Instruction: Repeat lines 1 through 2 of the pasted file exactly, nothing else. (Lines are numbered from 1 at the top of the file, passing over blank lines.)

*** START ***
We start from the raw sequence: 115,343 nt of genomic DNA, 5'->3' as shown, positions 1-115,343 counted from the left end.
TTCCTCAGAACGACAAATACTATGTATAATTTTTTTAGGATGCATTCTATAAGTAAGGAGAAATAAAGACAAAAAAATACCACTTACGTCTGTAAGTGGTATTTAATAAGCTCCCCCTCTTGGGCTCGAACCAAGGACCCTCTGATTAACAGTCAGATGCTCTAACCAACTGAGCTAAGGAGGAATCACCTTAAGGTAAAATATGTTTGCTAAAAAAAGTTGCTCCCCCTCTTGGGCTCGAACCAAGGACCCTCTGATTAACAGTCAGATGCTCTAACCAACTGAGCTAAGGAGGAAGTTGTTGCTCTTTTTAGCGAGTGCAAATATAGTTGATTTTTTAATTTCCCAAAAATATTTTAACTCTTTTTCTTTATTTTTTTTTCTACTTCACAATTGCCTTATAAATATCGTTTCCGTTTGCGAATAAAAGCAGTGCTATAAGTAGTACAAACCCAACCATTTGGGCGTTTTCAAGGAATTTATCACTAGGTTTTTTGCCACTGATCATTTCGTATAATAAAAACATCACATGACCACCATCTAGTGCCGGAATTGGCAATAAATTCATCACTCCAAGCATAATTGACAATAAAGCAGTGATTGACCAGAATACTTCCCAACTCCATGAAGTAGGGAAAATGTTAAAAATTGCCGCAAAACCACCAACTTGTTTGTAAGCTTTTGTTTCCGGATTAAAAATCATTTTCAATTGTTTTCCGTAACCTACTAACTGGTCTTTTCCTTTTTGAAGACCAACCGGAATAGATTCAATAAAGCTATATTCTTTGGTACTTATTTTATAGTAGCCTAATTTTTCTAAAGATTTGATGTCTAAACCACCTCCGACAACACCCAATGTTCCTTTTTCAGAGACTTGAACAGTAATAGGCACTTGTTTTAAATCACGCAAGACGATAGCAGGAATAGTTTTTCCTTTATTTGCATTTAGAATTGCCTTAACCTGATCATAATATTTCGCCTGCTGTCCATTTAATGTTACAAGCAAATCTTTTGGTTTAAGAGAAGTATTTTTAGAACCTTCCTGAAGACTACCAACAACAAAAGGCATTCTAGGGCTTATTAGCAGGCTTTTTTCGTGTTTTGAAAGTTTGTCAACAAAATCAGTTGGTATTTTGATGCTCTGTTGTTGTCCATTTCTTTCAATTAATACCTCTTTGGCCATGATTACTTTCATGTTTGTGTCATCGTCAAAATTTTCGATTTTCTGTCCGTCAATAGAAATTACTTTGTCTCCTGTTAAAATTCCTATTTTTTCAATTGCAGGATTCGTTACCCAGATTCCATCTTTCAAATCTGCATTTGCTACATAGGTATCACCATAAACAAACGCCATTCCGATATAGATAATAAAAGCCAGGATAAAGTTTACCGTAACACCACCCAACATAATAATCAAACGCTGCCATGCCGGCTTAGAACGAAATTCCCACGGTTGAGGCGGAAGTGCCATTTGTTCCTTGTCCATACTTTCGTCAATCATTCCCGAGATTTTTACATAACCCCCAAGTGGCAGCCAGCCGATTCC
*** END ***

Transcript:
We start from the raw sequence: 115,343 nt of genomic DNA, 5'->3' as shown, positions 1-115,343 counted from the left end.
TTCCTCAGAACGACAAATACTATGTATAATTTTTTTAGGATGCATTCTATAAGTAAGGAGAAATAAAGACAAAAAAATACCACTTACGTCTGTAAGTGGTATTTAATAAGCTCCCCCTCTTGGGCTCGAACCAAGGACCCTCTGATTAACAGTCAGATGCTCTAACCAACTGAGCTAAGGAGGAATCACCTTAAGGTAAAATATGTTTGCTAAAAAAAGTTGCTCCCCCTCTTGGGCTCGAACCAAGGACCCTCTGATTAACAGTCAGATGCTCTAACCAACTGAGCTAAGGAGGAAGTTGTTGCTCTTTTTAGCGAGTGCAAATATAGTTGATTTTTTAATTTCCCAAAAATATTTTAACTCTTTTTCTTTATTTTTTTTTCTACTTCACAATTGCCTTATAAATATCGTTTCCGTTTGCGAATAAAAGCAGTGCTATAAGTAGTACAAACCCAACCATTTGGGCGTTTTCAAGGAATTTATCACTAGGTTTTTTGCCACTGATCATTTCGTATAATAAAAACATCACATGACCACCATCTAGTGCCGGAATTGGCAATAAATTCATCACTCCAAGCATAATTGACAATAAAGCAGTGATTGACCAGAATACTTCCCAACTCCATGAAGTAGGGAAAATGTTAAAAATTGCCGCAAAACCACCAACTTGTTTGTAAGCTTTTGTTTCCGGATTAAAAATCATTTTCAATTGTTTTCCGTAACCTACTAACTGGTCTTTTCCTTTTTGAAGACCAACCGGAATAGATTCAATAAAGCTATATTCTTTGGTACTTATTTTATAGTAGCCTAATTTTTCTAAAGATTTGATGTCTAAACCACCTCCGACAACACCCAATGTTCCTTTTTCAGAGACTTGAACAGTAATAGGCACTTGTTTTAAATCACGCAAGACGATAGCAGGAATAGTTTTTCCTTTATTTGCATTTAGAATTGCCTTAACCTGATCATAATATTTCGCCTGCTGTCCATTTAATGTTACAAGCAAATCTTTTGGTTTAAGAGAAGTATTTTTAGAACCTTCCTGAAGACTACCAACAACAAAAGGCATTCTAGGGCTTATTAGCAGGCTTTTTTCGTGTTTTGAAAGTTTGTCAACAAAATCAGTTGGTATTTTGATGCTCTGTTGTTGTCCATTTCTTTCAATTAATACCTCTTTGGCCATGATTACTTTCATGTTTGTGTCATCGTCAAAATTTTCGATTTTCTGTCCGTCAATAGAAATTACTTTGTCTCCTGTTAAAATTCCTATTTTTTCAATTGCAGGATTCGTTACCCAGATTCCATCTTTCAAATCTGCATTTGCTACATAGGTATCACCATAAACAAACGCCATTCCGATATAGATAATAAAAGCCAGGATAAAGTTTACCGTAACACCACCCAACATAATAATCAAACGCTGCCATGCCGGCTTAGAACGAAATTCCCACGGTTGAGGCGGAAGTGCCATTTGTTCCTTGTCCATACTTTCGTCAATCATTCCCGAGATTTTTACATAACCCCCAAGTGGCAGCCAGCCGATTCC